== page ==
There’s so much backlash that, in October 2017, 152 civil society organisations, trade unions and citizen organisations from 45 countries launched a campaign manifesto to demand a moratorium on “the aggressive promotion and incentivising of PPPs” over “traditional public borrowing to finance social and economic infrastructure and services.” The lesson is not to be sweet-talked into a long-term strategy we have insufficiently examined.

Surveying DAWN’s resources shows that PPPs are considered to cost governments, and thus citizens, more in the long run, because states underwrite risks, and costs rise. There are examples from Lesotho, the UK and Liberia. What’s called “off-balance sheet” accounting can hide true costs of PPPs from national accounts. PPPs have generally failed to address an increasing divide between rich and poor, and gender gaps, as exemplified by Tanzania and India. They are considered to increase risks of corruption and reduce public transparency.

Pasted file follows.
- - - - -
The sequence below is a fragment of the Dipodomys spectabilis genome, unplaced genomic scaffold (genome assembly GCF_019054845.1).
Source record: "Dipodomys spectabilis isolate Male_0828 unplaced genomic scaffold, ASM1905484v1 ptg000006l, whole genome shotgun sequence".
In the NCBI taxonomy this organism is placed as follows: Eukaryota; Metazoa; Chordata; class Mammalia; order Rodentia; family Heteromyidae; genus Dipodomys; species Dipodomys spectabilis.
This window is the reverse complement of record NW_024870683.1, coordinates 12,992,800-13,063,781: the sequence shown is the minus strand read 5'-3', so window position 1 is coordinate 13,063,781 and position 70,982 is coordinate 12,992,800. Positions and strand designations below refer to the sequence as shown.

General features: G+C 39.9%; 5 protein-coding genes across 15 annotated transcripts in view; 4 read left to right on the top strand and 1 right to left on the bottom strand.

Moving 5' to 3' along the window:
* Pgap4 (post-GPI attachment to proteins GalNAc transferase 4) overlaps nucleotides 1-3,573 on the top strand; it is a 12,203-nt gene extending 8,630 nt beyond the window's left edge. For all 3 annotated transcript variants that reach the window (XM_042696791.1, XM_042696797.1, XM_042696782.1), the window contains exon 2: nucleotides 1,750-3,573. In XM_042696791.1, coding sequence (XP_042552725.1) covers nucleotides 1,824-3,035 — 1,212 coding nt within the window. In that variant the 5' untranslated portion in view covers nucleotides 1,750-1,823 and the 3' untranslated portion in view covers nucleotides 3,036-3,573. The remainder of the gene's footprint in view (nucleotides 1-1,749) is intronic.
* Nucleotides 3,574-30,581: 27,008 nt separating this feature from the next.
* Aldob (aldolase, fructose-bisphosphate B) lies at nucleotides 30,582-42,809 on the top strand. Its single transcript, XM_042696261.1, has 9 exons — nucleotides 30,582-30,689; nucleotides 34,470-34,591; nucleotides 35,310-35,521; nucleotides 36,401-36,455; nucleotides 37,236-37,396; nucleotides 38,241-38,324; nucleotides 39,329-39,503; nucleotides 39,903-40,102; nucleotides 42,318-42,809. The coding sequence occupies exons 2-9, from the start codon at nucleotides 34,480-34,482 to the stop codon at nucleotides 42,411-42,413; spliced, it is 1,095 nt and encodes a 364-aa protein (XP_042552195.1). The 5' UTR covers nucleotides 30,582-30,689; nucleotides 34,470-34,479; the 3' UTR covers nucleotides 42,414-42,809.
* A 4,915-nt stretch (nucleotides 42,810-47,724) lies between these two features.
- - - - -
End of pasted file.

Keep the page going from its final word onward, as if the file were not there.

As the global campaign manifesto describes, “PPP contracts are extremely complex. Negotiations are covered by commercial confidentiality, making it hard for civil society and parliamentarians to scrutinise them,” especially without procurement legislation in place. Also, “PPPs can limit the capacity of governments to enact new policies – for example strengthened environmental or social regulations – that might affect particular projects,” with examples from Australia, Brazil and the Philippines. Finally, they are considered to result in wrecking of habitats, displacement of communities and abuse of protesters. None of this would be surprising here and our planned mega-projects, including the port in Toco, could see exactly some of these outcomes.